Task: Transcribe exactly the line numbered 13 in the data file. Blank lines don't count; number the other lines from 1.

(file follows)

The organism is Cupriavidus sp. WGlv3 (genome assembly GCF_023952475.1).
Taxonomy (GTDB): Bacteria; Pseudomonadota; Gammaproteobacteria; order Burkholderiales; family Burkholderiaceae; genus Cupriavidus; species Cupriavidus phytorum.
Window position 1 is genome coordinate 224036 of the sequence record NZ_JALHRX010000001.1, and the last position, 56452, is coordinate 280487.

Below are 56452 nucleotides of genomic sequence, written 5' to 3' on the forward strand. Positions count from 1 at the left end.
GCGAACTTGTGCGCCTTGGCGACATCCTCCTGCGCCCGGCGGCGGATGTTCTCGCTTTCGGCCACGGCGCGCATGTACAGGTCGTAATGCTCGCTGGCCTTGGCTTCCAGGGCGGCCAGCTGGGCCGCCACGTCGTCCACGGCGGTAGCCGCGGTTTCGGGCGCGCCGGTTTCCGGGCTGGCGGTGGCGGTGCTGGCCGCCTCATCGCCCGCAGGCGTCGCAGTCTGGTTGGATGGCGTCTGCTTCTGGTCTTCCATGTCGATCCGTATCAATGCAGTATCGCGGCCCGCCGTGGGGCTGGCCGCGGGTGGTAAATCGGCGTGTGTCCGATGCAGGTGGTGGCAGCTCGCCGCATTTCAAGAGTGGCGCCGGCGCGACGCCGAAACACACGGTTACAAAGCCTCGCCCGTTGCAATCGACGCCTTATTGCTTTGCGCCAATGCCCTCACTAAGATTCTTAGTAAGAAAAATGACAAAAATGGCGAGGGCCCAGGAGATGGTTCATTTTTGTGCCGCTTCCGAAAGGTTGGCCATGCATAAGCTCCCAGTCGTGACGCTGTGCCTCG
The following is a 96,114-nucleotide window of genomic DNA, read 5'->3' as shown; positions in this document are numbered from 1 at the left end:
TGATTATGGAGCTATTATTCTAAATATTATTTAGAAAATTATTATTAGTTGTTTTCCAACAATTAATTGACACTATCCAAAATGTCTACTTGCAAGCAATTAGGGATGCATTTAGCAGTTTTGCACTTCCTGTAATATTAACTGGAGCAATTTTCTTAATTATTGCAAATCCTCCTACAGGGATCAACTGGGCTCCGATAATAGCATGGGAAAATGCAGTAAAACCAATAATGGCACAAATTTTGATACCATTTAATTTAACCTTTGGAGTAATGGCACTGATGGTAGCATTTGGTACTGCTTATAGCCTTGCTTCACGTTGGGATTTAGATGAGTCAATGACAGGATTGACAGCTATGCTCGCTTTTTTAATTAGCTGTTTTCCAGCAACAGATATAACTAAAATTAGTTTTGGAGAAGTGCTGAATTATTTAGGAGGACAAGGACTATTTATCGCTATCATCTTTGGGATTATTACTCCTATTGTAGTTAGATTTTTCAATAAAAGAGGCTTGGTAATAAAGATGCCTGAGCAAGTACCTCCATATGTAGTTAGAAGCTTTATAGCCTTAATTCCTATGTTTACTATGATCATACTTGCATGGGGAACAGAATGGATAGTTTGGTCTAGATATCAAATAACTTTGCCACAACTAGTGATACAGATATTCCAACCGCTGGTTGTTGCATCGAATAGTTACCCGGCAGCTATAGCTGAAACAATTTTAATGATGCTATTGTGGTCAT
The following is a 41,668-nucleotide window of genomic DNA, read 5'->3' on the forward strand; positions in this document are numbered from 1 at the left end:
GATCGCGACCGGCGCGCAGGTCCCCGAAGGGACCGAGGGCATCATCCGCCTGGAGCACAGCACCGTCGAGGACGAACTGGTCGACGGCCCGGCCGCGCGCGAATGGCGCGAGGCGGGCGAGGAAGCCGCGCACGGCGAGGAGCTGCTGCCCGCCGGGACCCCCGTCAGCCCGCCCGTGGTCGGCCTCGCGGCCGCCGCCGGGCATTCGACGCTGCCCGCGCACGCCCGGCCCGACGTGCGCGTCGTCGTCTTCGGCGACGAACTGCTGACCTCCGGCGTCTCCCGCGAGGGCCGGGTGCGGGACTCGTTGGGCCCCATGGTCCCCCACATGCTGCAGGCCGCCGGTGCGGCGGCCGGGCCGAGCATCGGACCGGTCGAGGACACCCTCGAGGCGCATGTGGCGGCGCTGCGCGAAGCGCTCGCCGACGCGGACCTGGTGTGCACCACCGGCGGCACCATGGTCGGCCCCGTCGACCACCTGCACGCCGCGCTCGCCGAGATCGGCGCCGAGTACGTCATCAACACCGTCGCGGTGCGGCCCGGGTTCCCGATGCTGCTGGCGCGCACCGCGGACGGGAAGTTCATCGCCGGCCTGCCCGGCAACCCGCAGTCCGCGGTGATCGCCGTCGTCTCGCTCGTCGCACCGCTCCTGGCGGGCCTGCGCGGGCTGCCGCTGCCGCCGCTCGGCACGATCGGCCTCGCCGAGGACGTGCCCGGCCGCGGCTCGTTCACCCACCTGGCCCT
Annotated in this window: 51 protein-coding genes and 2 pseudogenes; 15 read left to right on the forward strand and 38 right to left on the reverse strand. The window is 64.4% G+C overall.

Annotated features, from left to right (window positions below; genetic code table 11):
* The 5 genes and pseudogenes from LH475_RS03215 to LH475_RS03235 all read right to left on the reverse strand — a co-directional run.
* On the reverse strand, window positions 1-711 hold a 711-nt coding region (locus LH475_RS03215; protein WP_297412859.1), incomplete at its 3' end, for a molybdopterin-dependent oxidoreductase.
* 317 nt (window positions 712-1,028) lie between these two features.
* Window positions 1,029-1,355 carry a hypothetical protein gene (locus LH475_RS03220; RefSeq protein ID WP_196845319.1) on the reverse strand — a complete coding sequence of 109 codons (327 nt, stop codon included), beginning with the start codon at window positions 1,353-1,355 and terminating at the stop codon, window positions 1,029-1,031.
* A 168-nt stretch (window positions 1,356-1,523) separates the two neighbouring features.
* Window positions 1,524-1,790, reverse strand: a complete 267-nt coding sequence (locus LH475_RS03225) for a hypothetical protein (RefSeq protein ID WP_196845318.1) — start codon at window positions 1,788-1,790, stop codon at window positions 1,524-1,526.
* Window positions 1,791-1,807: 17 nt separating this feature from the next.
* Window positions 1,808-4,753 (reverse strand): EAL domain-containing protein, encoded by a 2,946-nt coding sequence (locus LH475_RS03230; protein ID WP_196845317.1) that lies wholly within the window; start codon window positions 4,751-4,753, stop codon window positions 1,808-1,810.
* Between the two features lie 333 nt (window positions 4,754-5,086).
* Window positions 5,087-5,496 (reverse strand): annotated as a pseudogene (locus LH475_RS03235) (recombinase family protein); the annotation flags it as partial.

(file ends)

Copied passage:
* On the reverse strand, window positions 1-711 hold a 711-nt coding region (locus LH475_RS03215; protein WP_297412859.1), incomplete at its 3' end, for a molybdopterin-dependent oxidoreductase.